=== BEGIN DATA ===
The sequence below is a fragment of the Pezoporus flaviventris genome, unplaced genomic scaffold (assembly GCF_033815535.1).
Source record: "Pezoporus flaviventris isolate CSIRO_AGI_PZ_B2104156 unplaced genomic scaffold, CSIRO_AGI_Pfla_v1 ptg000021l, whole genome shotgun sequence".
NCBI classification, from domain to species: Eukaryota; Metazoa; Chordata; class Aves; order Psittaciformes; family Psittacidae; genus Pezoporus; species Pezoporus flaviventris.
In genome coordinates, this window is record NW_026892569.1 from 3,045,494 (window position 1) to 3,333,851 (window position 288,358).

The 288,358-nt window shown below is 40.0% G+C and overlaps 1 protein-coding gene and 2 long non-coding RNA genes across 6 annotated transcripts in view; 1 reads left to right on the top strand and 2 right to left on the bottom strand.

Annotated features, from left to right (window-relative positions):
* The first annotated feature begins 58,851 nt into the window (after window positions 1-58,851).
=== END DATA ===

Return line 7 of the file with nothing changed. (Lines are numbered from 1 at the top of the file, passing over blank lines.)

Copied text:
* The first annotated feature begins 58,851 nt into the window (after window positions 1-58,851).